During colonial times, Sri Lanka was said to have the most modern transportation system in the region. Today, it is rapidly decaying. Will the country be able to reclaim its lost glory?
An under-developed and poorly designed infrastructure can have adverse effects on the lives of any country’s citizens. The problem is particularly magnified in developing countries where inefficient design is combined with corruption and malpractices. Sri Lanka, a country where Rs200 billion are lost annually due to corruption in the public transport system, is a case in point.
A number of reasons explain why the Sri Lankan government has failed to modernize its transport infrastructure. Governments of developed countries have unabashedly invested in ‘Intelligent Transport Systems’ that while soaking up millions of dollars, offer advanced technology, making life easier for their citizens. Developing countries like Sri Lanka are shy of undertaking large-scale projects because of financial shortcomings as well as the fear that greater investment might perpetuate an existing inefficient system by offering a greater margin for corruption. Perhaps the most pertinent critique of the Sri Lankan public transport system is the lack of a holistic vision in its creation.
For many Sri Lankans, coping with an inefficient transport system has become an ordinary way of life. Most of the country’s highways are routinely clogged due to traffic jams; poor roads mean that vehicles must compromise on speed; buses do not meet international safety regulations; many of the streets in the main cities do not have a proper drainage system and apart from the inconvenience they cause to travelers, they also pose a serious health hazard. A large number of Sri Lanka’s population is concentrated in rural areas and the lack of invest- ment in roads means that these areas are increasingly alienated from city centers where most schools, hospitals and offices are located. Thus, the imbalance in the economic development of various parts of the country is perhaps the worst result of poor infrastructure. According to Amal Kumarage, chairman of the National Transport Commission, Sri Lanka loses 1.5 per cent of its Gross Domestic Product annually due to the transport system. The number of vehicles in the country is expanding at the rate of 10 per cent while the capacity to carry them is increasing only at the rate of 3 per cent, he added.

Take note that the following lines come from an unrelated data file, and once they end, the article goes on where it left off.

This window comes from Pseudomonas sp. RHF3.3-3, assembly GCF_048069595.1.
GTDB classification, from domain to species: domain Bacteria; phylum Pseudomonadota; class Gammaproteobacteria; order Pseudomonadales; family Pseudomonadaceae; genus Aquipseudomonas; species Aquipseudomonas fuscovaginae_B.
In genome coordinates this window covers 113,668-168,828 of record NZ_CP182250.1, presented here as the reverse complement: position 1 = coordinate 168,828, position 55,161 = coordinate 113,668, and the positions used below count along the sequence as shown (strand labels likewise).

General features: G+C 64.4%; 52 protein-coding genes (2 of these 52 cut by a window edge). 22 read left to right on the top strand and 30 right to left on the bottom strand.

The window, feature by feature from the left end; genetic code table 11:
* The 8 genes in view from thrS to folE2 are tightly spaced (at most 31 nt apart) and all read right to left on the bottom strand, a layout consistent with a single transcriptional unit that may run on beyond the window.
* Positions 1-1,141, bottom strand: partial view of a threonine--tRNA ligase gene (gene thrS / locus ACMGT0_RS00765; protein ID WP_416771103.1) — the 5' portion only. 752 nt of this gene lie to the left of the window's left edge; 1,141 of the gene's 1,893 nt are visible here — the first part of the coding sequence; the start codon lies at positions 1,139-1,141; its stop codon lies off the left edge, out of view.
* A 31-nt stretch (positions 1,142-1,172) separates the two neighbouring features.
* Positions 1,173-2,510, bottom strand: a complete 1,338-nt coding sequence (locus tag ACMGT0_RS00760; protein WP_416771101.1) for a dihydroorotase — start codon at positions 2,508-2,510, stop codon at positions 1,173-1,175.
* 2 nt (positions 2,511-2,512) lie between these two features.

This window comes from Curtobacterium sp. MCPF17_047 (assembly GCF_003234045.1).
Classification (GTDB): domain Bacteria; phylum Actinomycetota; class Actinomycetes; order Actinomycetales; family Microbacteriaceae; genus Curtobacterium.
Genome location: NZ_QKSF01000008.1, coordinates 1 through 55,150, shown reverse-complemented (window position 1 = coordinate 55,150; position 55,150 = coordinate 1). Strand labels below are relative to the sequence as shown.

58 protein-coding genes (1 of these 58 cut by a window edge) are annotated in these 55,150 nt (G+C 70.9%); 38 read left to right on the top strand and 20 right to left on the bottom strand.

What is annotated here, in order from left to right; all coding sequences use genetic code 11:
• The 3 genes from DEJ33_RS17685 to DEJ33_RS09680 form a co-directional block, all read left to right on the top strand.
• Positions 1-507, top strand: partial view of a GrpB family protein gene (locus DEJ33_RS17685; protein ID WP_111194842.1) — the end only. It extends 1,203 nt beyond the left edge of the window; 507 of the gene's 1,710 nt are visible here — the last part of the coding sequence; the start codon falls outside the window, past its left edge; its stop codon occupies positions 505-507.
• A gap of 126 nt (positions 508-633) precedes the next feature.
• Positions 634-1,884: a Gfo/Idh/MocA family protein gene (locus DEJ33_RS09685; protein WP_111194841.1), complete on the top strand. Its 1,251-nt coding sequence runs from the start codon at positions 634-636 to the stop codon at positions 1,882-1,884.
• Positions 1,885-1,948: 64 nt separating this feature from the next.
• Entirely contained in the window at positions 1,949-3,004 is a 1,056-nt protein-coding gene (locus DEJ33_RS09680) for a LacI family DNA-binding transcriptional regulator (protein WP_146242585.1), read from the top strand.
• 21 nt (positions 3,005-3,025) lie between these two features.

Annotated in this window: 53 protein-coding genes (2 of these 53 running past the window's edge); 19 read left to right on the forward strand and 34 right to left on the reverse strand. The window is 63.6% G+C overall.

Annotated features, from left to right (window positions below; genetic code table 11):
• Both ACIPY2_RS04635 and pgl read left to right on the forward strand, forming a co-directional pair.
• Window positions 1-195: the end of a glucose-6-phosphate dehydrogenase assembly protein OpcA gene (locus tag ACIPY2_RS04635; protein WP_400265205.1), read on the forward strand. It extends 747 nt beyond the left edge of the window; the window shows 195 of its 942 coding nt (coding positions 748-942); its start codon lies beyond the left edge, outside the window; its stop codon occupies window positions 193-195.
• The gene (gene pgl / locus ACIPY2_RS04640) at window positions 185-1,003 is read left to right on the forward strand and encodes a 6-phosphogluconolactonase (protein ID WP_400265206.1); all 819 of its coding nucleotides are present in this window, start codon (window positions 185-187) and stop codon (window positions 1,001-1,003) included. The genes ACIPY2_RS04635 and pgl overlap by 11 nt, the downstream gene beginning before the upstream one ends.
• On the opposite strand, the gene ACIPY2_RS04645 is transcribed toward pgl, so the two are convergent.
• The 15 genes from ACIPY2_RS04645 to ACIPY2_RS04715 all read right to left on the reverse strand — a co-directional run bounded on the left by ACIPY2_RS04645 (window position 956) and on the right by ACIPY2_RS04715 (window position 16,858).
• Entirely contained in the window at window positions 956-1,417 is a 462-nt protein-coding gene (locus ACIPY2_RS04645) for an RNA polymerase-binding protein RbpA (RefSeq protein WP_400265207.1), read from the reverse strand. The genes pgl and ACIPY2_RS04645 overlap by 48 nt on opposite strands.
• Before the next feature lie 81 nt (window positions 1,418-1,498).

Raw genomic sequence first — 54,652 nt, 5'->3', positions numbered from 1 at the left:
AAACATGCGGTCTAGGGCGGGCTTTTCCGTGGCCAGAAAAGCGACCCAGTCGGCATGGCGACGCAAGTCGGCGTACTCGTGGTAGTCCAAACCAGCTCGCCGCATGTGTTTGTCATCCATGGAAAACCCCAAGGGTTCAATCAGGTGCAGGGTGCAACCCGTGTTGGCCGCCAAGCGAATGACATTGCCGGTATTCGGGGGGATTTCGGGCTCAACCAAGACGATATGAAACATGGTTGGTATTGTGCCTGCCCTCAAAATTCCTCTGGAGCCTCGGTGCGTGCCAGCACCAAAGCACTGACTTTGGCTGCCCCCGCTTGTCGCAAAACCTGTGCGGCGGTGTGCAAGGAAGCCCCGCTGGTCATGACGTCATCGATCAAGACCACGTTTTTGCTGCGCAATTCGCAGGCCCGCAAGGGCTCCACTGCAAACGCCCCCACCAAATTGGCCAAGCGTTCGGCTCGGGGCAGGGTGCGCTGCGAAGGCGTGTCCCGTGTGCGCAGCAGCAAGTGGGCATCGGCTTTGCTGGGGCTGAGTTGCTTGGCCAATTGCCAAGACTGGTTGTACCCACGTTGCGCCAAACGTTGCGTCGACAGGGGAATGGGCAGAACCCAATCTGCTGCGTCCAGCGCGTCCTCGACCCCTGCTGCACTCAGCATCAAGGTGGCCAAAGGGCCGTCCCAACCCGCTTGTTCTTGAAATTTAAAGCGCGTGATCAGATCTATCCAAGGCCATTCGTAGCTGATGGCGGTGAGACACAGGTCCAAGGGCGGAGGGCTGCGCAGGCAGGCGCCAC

Apart from dilapidated road conditions, the country’s ports and railways have also considerably declined in quality due to the two decade long civil war. Although the Sri Lankan Railways was a very popular means of transport till the late 1920s, its share in the country’s transport fell due to increasing competition from roads. India, which is also grappling with high population growth and an inefficient transport system, has been increasingly expanding its railways.
In addition to launching new rail lines, Sri Lanka’s two main railways: the Northern Line and the Talaimannar Line should be expanded. The country’s ports, including Colombo, Galle, Trincomalee, and Kankasanthurai, should also be expanded to reduce the pressure on the roads. Additionally, upgrading the country’s local and international airports to meet international standards could not only reduce the country’s infrastructural woes but also transform it into a major air traffic hub between Dubai and Singapore.
With regards to Sri Lanka’s public transport system, side lanes should be added to the main highways so that heavy vehicles can adhere to one area and not disrupt other flowing traffic. More locomotives need to be attached to the railways and the existing ones need to be upgraded. If buses are made more comfortable for travelers, the use of private vehicles can be decreased. Parking, ticketing regulations and the maintenance of roads needs to be delegated to private companies so that it can be done more efficiently. The government should also collaborate with private companies in designing and constructing new roads and railways.
Creating and implementing a unified program to uplift the country’s transport system is the only way forward. The country’s population has already crossed 20 million with 300 people per square km and there couldn’t be a better time to modernize the infrastructure. During the colonial era, Sri Lankan tramcars and railroads were known to be the best in the region. With some major changes, the transport system will be able to return to its former glory.
While speaking about the future of Sri Lanka’s public transport, Kumarage added, “We are attempting to put right something that has been neglected probably for well over 30-40 years, giving public passenger transport its due place in the economy.” This is an onerous burden to bear and the coming decade will show to what extent the Sri Lankan government succeeds.